The one day I spent trying to paddle a pathfinder in the wind was enough to change my mind.  Stability wasn't at all good with the outriggers retracted, and you have to retract the outriggers to paddle.   I bought a Nucanoe, and I am liking it a lot.  No expert, and like anything else, ride before you buy.  Lots of kayak dealers have test tanks, but a real on the water demo is better.  I tried 5 other kayaks before I tried the Nucanoe.  


"We have met the ememy, and he is us." Pogo by Walt Kelly

#4 atxdiscgolfer

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Posted 18 July 2013 - 09:09 PM

Does anybody have any experience using the Diablo kayaks?

Utyer- i heard that the nucanoes cant handle waves, would you say thats true or just a myth?

#5 utyer

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Posted 18 July 2013 - 10:02 PM

Atx,

 

By waves do you mean surf?  So far, I haven't been in the surf, I can get in enough trouble inshore.  The Nucanoe Frontier is a SOT with scupper holes (2,) so it will drain water that comes in during a surf launch.  I have no problem with boat wakes, or anything else that I have encountered.  


"We have met the ememy, and he is us." Pogo by Walt Kelly

#6 atxdiscgolfer

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Posted 18 July 2013 - 11:52 PM

Excellent i dont fish the surf either, think i may give the Nucanoe a test drive when i move to Galveston next month.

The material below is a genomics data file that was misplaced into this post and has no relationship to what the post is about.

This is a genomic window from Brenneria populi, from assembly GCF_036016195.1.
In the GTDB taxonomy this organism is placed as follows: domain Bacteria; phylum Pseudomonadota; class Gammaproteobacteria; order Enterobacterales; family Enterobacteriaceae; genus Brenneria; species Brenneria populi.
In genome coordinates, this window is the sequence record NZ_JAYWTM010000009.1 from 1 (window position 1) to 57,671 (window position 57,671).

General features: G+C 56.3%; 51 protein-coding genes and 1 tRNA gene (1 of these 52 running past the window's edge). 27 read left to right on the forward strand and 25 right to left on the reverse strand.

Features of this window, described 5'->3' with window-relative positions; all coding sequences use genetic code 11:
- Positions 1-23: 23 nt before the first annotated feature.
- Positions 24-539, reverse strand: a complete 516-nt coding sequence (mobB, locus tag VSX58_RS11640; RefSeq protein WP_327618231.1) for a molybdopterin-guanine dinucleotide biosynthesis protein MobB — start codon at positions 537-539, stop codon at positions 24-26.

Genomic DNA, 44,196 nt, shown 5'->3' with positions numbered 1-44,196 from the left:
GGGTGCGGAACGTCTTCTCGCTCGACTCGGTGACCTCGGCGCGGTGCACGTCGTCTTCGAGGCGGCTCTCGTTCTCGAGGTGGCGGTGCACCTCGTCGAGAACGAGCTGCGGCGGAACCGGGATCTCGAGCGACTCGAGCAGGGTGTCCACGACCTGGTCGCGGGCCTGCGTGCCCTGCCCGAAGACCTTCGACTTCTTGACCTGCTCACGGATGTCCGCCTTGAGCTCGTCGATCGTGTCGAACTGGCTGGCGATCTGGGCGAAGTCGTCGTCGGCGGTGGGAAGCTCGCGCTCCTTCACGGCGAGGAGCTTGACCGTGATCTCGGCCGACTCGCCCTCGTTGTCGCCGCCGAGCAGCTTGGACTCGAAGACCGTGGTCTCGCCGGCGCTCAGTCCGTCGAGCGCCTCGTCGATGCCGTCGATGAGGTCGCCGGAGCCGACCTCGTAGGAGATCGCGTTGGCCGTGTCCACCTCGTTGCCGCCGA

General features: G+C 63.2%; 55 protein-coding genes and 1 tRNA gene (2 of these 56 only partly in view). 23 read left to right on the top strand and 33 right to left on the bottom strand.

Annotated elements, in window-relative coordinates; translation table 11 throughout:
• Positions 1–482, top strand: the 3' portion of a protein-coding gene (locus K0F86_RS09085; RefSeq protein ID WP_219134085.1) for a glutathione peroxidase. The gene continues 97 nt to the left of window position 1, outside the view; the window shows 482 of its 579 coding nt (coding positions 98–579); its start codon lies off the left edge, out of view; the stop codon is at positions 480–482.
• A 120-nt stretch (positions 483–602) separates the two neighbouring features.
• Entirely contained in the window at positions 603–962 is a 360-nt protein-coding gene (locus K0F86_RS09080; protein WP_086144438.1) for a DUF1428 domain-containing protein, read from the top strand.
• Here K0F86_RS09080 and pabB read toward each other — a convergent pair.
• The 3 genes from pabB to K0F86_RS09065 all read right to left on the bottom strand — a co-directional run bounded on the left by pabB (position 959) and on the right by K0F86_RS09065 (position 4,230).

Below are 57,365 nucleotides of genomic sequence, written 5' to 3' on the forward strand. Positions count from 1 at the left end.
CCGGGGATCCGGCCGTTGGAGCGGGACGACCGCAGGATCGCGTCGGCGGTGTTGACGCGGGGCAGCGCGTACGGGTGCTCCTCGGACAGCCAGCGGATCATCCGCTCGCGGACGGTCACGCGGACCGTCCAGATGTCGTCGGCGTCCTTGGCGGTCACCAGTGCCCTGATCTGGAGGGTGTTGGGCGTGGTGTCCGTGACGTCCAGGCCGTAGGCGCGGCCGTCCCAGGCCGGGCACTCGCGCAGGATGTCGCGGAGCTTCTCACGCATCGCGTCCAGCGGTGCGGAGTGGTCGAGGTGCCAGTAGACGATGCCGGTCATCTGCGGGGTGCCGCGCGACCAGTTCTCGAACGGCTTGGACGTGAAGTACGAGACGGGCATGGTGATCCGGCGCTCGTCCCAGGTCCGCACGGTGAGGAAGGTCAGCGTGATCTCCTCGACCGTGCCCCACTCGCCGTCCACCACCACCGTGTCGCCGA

#7 nick2011

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Posted 19 July 2013 - 10:09 AM

Thanks to everyone for the insight, I thought there might be some good advice to come from this sight, I will consider all those thoughts when I make a purchase..


nick sipe

#8 Dirts

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Posted 19 July 2013 - 03:48 PM

I use a Wilderness Commander 140. Thats because I'm big and my dog always accompanies me in the back.
I have two rod holders on both sides which I use when trolling. I didn't check your age but I'm an old man and I have to put my boat on our Honda CRV which involves balance, bench press and then a toss into the J hooks. I even made a rack out of PVC off the internet but roof materials are not what they use to be. I had upright rack tie ons and went to the J racks. I was even considering cradle saddles which I like with rollers. I just wish that some one would come up with an idea so strapping down does not involve always putting straps on the inside over the kayaks. I have developed my own procedure for strapping on because of the height of my vehicle.
For two years I had a young adolescent fishing maniac that was my neighbor. I adopted him and he took my dogs place in the back and he would troll in the middle. We spend some very great times together just talking about conservation, the environment and life in general. I usually caught the fish and tried hooking him up with the same baits, but that was to no avail. To my sorry he moved away last year. I would have enjoyed introducing him to fly tying and fishing with the flies.
My son David who is handicapped uses an Our Towne. I reviewed his on line and when the going gets rough and I want him in shore five minutes ago because of weather; hes pulling into the landing before I get there. I even have raced him and he just laughs. I have had some fantastic moments in my Kayak seat with my four legged friend.